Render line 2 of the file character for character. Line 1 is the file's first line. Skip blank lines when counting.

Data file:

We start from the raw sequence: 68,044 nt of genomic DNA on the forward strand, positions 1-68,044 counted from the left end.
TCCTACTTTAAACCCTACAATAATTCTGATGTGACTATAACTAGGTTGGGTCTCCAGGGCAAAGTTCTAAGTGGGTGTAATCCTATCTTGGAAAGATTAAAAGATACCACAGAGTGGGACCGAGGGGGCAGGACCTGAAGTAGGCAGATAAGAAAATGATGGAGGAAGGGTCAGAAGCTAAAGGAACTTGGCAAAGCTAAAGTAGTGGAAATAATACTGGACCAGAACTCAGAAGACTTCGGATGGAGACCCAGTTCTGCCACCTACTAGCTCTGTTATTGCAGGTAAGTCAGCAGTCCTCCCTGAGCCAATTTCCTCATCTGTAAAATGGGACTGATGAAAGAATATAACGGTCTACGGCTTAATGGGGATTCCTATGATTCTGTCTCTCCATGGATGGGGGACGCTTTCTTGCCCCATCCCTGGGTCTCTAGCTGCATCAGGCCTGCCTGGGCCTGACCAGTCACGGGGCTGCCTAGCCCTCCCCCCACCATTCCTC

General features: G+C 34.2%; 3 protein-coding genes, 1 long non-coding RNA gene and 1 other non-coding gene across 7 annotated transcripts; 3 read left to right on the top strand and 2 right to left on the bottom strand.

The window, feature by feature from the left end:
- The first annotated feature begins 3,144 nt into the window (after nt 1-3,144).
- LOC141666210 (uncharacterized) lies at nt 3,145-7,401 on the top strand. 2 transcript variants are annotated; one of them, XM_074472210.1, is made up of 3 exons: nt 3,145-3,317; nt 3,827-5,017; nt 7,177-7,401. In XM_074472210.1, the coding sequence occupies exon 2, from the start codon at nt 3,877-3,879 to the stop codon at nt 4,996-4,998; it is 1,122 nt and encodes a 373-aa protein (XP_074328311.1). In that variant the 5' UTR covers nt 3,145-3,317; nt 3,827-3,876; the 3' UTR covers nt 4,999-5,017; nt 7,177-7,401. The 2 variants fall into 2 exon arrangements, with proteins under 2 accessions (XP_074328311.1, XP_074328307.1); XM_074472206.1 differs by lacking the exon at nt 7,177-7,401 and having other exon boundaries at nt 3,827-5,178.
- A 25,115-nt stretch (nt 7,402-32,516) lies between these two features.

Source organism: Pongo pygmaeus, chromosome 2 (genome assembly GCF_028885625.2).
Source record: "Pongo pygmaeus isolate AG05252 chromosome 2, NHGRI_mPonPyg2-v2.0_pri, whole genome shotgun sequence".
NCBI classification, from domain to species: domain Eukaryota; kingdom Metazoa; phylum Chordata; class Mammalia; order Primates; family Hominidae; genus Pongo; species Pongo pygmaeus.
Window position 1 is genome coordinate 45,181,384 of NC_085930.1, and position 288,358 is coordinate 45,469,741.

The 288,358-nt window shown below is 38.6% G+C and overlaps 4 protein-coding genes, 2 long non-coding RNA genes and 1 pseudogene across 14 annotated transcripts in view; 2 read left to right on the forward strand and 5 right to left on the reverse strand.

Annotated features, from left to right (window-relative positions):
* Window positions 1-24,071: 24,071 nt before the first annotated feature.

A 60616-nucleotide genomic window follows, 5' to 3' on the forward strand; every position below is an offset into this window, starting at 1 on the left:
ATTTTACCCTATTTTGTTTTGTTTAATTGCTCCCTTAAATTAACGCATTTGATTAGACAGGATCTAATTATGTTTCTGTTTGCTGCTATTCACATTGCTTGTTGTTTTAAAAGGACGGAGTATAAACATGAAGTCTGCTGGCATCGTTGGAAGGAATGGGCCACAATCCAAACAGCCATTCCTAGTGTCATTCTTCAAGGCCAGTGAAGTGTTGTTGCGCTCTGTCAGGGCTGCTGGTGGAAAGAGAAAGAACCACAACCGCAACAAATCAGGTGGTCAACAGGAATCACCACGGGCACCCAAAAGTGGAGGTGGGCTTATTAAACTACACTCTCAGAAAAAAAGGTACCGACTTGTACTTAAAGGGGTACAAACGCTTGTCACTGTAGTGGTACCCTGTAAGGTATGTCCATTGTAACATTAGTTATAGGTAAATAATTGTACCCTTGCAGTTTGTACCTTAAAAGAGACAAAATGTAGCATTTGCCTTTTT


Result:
TCCTACTTTAAACCCTACAATAATTCTGATGTGACTATAACTAGGTTGGGTCTCCAGGGCAAAGTTCTAAGTGGGTGTAATCCTATCTTGGAAAGATTAAAAGATACCACAGAGTGGGACCGAGGGGGCAGGACCTGAAGTAGGCAGATAAGAAAATGATGGAGGAAGGGTCAGAAGCTAAAGGAACTTGGCAAAGCTAAAGTAGTGGAAATAATACTGGACCAGAACTCAGAAGACTTCGGATGGAGACCCAGTTCTGCCACCTACTAGCTCTGTTATTGCAGGTAAGTCAGCAGTCCTCCCTGAGCCAATTTCCTCATCTGTAAAATGGGACTGATGAAAGAATATAACGGTCTACGGCTTAATGGGGATTCCTATGATTCTGTCTCTCCATGGATGGGGGACGCTTTCTTGCCCCATCCCTGGGTCTCTAGCTGCATCAGGCCTGCCTGGGCCTGACCAGTCACGGGGCTGCCTAGCCCTCCCCCCACCATTCCTC